4. Judy Resnick. Unfortunately, not all of these stories have happy endings. Judy — a Ph.D. in electrical engineering — was killed in the Challenger explosion of 1986. In 1984, she became the second American woman (and the first American Jewish person) to fly into space, which she did as a mission specialist aboard the Space Shuttle Discovery’s first flight. Apparently, she was a lot of fun, too! As wikipedia says:

During the flight, she was acclaimed for her weightless acrobatics and a playful sense of humor, once holding a sign reading “Hi Dad” up to the camera, and displaying a sticker on her flight locker that advertised her crush on actor Tom Selleck.

There is a lunar crater named Resnick after her, and the Institute of Electrical and Electronics Engineers has an award in her honor.

5. Anna Fisher. A chemist and a medical doctor, Anna was instrumental in the development and testing of the famous robotic arm aboard the space shuttle. She only flew one flight into space — in November of 1984 — where she became the first mother to fly into space. After an extended leave of absence, Fisher returned to NASA in 1996, where she remains active. She still hopes to fly into space once again. (And no, there was not a bald eagle on her mission.)

6. Sally Ride. The first American woman in space, Sally Ride is perhaps the most famous of anyone in this photo. (Sally Ride is also an astrophysicist, which automatically scores her a million points on my scoresheet.) She became the first woman to use the shuttle’s robotic arm, using it to retrieve a satellite, and later headed the Presidential Commission’s subcommittee of Operations investigating the Challenger disaster. She is also the founder of NASA’s office of exploration.

After leaving NASA in the late 1980s, she became a Professor of Physics at UCSD, and in 2001 founded Sally Ride Science, an organization aimed at supporting young girls interested in math and science. She is the author or co-author of five books on space, all geared towards encouraging children’s interest in space and science. To this day, she is the only person to serve on the panels investigating both shuttle disasters: Challenger in 1986 and Columbia in 2003.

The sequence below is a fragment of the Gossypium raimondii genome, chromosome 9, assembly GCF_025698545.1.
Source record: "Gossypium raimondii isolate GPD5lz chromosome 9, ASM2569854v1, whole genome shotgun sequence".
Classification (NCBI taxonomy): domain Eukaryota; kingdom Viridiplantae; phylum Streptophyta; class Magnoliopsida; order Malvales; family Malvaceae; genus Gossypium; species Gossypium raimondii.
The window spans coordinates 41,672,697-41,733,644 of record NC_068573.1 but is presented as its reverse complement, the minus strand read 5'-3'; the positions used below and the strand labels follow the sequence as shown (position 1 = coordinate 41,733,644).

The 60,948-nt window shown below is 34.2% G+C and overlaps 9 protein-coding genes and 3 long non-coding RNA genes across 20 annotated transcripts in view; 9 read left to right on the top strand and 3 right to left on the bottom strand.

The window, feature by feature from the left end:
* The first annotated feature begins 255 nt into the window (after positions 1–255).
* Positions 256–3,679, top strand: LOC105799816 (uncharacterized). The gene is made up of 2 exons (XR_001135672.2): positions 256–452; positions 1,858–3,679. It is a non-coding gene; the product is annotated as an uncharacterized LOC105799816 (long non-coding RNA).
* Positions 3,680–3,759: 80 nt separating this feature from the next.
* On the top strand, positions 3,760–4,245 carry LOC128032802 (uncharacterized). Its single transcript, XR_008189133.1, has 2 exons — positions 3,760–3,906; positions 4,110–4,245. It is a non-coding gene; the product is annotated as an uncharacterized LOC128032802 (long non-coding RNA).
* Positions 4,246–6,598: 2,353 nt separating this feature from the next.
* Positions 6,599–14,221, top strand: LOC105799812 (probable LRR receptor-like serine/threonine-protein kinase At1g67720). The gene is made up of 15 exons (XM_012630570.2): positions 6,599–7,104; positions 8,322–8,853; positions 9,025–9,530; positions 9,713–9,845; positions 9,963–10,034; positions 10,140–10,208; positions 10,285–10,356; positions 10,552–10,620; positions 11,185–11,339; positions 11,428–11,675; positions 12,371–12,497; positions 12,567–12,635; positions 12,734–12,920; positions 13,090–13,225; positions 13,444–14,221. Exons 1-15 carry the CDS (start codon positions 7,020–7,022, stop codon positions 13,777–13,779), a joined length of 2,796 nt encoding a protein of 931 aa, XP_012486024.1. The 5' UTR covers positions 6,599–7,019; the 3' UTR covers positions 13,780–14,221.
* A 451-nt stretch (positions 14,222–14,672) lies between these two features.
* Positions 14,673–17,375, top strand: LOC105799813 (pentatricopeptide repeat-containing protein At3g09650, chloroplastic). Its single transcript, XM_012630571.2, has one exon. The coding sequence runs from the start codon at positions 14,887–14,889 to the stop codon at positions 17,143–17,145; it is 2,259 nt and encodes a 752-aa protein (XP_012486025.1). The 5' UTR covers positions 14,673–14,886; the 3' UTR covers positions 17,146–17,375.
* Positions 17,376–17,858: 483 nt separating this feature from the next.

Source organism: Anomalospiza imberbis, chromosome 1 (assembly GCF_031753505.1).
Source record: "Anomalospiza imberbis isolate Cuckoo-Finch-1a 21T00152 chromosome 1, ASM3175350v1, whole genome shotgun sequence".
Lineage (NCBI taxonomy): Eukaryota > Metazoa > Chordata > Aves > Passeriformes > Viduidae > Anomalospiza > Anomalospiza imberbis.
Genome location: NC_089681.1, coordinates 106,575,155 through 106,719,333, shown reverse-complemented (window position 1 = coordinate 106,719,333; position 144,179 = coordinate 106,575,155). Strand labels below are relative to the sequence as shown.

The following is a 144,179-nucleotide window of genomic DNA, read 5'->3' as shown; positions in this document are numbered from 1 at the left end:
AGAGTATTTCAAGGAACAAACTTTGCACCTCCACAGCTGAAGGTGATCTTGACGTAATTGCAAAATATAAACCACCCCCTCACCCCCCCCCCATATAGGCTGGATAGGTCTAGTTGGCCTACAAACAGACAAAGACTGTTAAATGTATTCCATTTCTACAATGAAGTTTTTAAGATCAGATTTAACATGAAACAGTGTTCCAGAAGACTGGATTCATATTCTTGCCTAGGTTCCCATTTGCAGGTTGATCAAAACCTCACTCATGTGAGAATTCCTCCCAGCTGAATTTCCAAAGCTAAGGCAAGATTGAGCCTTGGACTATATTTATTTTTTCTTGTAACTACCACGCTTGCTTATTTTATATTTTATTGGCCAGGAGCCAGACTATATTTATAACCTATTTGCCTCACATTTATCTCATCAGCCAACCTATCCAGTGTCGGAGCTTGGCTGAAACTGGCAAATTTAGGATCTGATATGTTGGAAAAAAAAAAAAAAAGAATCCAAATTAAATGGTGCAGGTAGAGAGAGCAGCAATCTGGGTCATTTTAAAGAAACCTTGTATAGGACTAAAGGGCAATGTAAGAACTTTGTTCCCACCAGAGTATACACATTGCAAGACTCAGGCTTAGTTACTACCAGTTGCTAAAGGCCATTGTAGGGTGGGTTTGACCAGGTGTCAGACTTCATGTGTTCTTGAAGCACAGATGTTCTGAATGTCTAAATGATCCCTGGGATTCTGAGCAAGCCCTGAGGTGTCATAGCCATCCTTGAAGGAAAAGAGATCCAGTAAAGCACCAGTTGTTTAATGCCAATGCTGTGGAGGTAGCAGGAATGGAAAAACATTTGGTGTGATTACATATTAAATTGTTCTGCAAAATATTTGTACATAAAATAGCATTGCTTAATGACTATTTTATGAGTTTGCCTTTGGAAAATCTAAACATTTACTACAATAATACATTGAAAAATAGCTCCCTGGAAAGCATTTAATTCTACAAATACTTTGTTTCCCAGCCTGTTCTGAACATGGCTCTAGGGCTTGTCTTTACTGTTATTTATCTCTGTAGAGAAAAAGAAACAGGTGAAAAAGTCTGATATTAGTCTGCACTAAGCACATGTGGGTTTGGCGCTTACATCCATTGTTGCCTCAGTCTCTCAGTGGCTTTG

These are just my chosen snippets of six remarkable human beings, and I hope you’ve enjoyed learning a little about them this weekend!

Comments

  1. #1 John
    April 18, 2010

    Probably worth noting that Dr. Ride was on the recent Augustine commission too. She saw what was wrong with the shuttle from Challenger and Columbia and I thought that gave the commission’s findings more weight.

  2. #2 HP
    April 18, 2010

    I’ve got a woman? I can’t believe you didn’t pick Mustang Sally. I couldn’t stop singing that song all during STS-7.

  3. #3 Ethan Siegel
    April 18, 2010

    HP, no way did I want another, “Ride Sally Ride” joke.

    And, damn. There it is. Congratulations.

  4. #4 csrster
    April 19, 2010

    “To this day, she is the only person to serve on the panels investigating both shuttle disasters: Challenger in 1986 and Columbia in 2003.”

    “To this day”? You mean sometime in the future someone else might serve on Challenger and Columbia panels?

  5. #5 Ken
    April 19, 2010

    Women were proven to be great candidates for space flight long before these pioneers actually made the trip. Check out this brief introduction to the Lovelace Women in Space Program that took place between 1960 and 1962. Though none of the candidates made it to space, they were all shown to be more than capable.

    http://www.uidahoblogs.com/science/?p=399

  6. #6 Duncan Ivry
    April 19, 2010

    And now into something completely different: I always like to see pictures of astronauts — each and every time (since the sixties) I realize, that I don’t have to be embarrassed because of my ridiculous hairstyle. Uhahaha!

  7. #7 plm
    April 23, 2010

    Where is Dr. Mae Jemison? I would think she deserves a mention also.

  8. #8 Blimfark Smith
    April 25, 2011

    Hear hear, plm! Where is Dr. Jemison, indeed? (I must admit I had a pretty massive crush on her…)